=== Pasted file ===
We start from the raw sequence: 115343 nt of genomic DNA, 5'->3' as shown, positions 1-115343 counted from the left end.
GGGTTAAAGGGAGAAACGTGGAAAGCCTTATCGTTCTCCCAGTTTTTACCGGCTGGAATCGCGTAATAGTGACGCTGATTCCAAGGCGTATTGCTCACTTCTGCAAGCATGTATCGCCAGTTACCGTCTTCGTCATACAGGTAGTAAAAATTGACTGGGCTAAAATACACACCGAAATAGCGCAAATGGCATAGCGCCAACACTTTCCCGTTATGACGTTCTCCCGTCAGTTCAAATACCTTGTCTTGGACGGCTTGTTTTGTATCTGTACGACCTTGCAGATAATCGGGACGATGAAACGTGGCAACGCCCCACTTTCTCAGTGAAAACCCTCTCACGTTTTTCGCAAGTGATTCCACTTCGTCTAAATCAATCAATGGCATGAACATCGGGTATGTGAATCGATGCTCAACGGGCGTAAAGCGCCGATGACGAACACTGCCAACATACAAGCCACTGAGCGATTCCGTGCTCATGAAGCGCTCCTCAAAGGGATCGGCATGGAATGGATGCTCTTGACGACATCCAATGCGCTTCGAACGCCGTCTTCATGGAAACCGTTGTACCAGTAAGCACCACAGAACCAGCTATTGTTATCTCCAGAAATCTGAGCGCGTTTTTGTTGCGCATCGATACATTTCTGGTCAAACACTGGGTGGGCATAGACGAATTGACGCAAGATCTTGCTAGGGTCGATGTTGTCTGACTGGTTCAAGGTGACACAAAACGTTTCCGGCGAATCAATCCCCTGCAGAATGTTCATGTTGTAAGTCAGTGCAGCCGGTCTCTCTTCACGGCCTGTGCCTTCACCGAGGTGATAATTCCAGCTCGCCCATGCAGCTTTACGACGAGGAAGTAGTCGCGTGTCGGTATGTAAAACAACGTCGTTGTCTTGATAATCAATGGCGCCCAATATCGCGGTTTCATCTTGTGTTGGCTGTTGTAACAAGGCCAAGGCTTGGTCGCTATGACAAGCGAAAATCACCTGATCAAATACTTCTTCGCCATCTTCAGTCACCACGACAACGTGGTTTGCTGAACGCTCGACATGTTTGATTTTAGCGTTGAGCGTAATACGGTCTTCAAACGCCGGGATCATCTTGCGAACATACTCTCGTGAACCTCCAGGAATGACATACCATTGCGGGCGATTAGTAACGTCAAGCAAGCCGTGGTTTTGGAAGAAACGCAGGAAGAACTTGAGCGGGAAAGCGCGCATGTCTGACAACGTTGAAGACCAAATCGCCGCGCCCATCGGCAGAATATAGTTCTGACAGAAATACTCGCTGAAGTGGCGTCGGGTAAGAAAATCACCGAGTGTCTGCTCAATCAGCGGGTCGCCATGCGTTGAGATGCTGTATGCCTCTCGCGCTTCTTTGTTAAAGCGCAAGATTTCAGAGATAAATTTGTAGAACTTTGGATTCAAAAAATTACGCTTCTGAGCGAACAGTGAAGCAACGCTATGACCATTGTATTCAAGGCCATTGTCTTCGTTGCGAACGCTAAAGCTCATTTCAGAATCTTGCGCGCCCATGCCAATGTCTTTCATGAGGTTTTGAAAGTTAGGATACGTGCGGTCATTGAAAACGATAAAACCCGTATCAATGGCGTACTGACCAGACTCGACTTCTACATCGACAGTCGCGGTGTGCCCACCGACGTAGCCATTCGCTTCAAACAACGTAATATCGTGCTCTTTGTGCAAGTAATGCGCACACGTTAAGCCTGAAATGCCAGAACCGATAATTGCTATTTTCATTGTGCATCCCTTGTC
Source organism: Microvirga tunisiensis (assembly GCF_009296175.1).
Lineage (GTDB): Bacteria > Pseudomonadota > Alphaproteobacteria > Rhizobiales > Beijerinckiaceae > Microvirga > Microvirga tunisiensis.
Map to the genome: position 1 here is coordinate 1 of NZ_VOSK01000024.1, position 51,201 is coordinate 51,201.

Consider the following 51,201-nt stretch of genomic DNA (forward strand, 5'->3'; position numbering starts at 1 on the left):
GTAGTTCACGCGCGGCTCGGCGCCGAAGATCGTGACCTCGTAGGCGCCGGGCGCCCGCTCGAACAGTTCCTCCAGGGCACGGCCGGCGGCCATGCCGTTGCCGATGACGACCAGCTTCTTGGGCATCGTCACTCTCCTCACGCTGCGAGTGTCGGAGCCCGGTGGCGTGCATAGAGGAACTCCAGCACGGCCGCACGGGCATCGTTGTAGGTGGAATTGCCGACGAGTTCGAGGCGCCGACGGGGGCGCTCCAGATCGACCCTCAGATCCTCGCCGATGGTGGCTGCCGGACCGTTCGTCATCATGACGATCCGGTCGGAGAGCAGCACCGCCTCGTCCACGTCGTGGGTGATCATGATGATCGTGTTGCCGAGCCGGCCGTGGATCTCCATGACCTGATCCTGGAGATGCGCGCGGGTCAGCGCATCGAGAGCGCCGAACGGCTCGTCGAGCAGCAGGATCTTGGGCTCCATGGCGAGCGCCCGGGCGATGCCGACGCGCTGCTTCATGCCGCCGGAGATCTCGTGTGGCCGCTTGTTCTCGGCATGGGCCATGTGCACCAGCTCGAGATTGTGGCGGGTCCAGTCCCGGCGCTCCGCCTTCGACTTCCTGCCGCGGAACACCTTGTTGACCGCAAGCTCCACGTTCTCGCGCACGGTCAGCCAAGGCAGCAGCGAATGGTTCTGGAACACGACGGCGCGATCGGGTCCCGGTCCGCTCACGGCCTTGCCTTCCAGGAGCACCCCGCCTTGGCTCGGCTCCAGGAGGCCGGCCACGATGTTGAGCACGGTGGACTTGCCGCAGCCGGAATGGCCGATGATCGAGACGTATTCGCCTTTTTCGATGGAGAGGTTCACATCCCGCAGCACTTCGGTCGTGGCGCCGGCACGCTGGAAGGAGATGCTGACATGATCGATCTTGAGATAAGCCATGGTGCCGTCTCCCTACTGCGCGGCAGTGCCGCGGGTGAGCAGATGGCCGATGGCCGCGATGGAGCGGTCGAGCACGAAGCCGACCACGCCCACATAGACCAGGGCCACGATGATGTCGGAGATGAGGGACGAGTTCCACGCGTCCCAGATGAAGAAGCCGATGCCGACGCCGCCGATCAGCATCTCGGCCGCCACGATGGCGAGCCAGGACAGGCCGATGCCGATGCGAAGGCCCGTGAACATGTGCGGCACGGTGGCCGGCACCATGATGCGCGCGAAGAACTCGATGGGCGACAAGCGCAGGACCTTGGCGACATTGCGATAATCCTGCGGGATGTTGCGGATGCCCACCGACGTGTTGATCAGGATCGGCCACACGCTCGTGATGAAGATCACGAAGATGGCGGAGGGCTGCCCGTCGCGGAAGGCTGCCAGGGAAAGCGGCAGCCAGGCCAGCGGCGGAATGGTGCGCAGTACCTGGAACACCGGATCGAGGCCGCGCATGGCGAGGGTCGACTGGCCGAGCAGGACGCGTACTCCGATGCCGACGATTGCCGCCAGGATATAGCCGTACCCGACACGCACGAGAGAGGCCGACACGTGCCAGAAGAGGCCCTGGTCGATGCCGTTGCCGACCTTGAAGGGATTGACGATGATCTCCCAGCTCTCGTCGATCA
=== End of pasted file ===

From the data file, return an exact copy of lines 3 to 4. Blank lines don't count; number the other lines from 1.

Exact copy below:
Source organism: Microvirga tunisiensis (assembly GCF_009296175.1).
Lineage (GTDB): Bacteria > Pseudomonadota > Alphaproteobacteria > Rhizobiales > Beijerinckiaceae > Microvirga > Microvirga tunisiensis.